1. How does the Court Decide Where my Children Should Live?

RCW 26.09.187 details the factors the court is to take into account when evaluating and establishing a parenting plan between the parties. The government requires that the court “make residential provisions for each child which encourage each parent to maintain a loving, stable, and nurturing relationship with the child, consistent with the child's developmental level and the family's social and economic circumstances.” There are limiting factors, such as abuse, abandonment, or lack of emotional ties, but without these limiting factors the court looks at:

  • The relative strength, nature, and stability of the child's relationship with each parent;
  • The agreements of the parties, provided they were entered into knowingly and voluntarily;
  • Each parent's past and potential for future performance of parenting functions as defined in *RCW09.004(3), including whether a parent has taken greater responsibility for performing parenting functions relating to the daily needs of the child;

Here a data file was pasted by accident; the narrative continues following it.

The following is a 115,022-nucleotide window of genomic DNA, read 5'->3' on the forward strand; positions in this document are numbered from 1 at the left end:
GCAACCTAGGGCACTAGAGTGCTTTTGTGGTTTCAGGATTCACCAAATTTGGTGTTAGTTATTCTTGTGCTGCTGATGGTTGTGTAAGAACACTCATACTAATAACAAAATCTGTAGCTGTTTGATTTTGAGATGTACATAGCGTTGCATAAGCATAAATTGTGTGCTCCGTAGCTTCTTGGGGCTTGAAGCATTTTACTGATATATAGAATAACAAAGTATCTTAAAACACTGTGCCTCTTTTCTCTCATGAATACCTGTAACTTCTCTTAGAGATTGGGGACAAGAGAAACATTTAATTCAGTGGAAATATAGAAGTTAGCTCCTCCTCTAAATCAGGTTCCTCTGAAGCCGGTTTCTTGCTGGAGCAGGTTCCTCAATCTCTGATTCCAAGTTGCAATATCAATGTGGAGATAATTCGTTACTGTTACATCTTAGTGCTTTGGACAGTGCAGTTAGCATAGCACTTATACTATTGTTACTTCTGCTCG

• The emotional needs and developmental level of the child;
  • The child's relationship with siblings and with other significant adults, as well as the child's involvement with his or her physical surroundings, school, or other significant activities;
  • The wishes of the parents and the wishes of a child who is sufficiently mature to express reasoned and independent preferences as to his or her residential schedule; and
  • Each parent's employment schedule, and shall make accommodations consistent with those schedules.

Factor (i) is given the greatest weight. Where no limiting factors are present the court may impose shared custody of the child, or may have one parent denoted as the primary custodial parent, depending upon your circumstances. Each parenting plan is unique, and there are many different configurations possible.

  1. Will we Have an Every-Other Weekend Schedule?

Not necessarily. When parties think of a residential schedule, they most often imagine an every other weekend and Wednesday night schedule. With one primary custodial parent and one non-primary custodial parent. While this schedule is still used, courts often implement 50/50 schedules; or more creative timing such as 5-5-2-2 or every other week. Every residential schedule is unique, and it is important to find the one that works best for the developmental stage of your child(ren) and the structure of the family. Courts implement a plan based upon the best interest of the children, which often mean mirroring the family structure as closely as possible to minimize upheaval and impact moving forward.

  1. How can the Court Limit a Parent's Residential Time or Decision Making Ability?